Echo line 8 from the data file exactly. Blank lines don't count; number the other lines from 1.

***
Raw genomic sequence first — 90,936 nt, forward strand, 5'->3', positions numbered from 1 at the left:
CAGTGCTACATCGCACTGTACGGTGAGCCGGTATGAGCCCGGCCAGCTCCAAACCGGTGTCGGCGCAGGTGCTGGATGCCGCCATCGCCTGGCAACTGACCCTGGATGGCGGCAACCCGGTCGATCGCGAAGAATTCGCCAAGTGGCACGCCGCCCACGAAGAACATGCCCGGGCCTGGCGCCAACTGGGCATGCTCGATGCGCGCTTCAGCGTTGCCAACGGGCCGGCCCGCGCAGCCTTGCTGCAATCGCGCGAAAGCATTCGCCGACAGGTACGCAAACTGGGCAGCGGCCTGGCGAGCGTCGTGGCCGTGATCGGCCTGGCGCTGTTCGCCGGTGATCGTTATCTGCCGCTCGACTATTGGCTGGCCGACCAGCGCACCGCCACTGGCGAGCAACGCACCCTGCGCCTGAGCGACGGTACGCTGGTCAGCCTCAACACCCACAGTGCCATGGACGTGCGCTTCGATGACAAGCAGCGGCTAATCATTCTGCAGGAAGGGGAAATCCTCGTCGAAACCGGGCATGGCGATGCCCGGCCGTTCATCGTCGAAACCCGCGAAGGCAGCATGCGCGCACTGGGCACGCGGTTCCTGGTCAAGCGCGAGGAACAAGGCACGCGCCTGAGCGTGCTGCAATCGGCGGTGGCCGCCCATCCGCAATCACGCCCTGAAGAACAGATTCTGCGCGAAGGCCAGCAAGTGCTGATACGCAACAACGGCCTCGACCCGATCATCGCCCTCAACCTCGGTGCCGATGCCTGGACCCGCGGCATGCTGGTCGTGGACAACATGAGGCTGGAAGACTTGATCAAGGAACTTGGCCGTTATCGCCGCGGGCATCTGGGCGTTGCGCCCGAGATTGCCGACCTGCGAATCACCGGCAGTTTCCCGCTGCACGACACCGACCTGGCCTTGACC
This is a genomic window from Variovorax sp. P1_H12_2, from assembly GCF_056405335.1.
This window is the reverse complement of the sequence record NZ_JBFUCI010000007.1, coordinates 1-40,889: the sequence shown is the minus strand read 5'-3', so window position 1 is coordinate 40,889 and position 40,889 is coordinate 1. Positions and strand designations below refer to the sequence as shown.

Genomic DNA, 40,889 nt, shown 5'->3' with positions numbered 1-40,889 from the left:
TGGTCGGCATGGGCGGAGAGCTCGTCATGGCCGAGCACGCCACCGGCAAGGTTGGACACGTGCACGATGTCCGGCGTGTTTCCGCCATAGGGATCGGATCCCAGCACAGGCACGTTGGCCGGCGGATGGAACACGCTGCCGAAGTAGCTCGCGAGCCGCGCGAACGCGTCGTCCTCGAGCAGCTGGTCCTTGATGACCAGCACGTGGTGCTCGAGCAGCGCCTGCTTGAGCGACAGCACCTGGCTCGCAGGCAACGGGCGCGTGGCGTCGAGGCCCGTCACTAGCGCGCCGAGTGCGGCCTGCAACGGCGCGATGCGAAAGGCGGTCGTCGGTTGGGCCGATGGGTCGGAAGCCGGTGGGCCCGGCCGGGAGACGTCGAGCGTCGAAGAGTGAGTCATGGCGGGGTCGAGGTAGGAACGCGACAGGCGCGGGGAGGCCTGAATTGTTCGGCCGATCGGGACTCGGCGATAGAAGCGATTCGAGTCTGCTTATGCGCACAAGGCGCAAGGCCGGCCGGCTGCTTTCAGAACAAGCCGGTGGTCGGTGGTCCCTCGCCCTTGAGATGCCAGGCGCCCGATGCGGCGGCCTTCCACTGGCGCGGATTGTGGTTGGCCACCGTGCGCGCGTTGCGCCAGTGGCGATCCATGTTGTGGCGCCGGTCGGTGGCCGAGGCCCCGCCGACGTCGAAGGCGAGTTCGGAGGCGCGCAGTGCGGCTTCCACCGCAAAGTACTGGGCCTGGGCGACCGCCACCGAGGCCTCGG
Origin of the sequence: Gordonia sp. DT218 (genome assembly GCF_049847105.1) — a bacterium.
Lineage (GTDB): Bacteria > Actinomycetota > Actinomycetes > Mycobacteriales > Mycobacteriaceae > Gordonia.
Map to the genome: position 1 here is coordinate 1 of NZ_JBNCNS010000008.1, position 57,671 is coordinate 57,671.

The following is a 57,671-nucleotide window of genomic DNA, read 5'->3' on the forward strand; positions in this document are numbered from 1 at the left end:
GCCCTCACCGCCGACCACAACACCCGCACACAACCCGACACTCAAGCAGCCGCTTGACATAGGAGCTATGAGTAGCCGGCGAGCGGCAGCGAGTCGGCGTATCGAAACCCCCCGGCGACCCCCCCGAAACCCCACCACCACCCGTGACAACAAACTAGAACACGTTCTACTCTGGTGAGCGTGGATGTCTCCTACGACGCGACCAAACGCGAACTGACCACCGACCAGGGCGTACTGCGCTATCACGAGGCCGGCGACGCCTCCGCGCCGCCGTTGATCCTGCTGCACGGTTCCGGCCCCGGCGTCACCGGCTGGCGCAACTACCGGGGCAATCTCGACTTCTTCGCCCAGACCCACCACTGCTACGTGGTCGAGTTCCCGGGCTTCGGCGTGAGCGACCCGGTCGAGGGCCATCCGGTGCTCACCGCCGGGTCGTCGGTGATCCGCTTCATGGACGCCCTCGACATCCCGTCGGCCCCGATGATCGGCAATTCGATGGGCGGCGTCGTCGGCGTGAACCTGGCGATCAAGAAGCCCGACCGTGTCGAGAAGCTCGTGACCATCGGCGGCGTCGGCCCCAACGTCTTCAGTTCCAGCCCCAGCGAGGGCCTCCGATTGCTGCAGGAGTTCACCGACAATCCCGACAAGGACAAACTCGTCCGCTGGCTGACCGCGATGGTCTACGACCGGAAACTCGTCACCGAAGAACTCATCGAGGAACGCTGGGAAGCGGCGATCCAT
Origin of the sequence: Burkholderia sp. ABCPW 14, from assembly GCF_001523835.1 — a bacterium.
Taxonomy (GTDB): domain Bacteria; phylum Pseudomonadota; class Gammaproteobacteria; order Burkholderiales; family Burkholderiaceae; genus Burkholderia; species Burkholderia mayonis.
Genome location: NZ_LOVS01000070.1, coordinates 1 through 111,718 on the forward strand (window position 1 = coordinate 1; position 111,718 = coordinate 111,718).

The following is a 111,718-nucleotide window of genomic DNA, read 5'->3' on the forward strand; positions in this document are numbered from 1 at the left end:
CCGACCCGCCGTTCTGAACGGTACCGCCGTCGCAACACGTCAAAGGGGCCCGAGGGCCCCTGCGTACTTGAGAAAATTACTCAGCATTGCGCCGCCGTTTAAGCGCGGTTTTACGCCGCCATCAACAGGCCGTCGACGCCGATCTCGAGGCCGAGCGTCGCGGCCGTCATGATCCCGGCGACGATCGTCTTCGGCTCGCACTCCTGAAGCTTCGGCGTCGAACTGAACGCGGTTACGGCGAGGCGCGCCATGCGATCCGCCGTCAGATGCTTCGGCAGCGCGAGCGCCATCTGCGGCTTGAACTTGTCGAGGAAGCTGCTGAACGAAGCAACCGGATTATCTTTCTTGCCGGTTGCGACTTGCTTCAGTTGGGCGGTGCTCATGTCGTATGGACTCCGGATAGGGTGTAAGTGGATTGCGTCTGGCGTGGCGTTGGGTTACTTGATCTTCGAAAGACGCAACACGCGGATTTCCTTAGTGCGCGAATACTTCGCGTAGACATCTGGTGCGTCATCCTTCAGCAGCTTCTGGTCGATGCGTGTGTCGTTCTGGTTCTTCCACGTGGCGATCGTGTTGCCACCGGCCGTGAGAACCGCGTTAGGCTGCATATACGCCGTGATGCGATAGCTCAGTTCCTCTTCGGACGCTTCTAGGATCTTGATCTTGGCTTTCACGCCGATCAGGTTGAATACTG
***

Lineage (GTDB): Bacteria > Actinomycetota > Actinomycetes > Mycobacteriales > Mycobacteriaceae > Gordonia.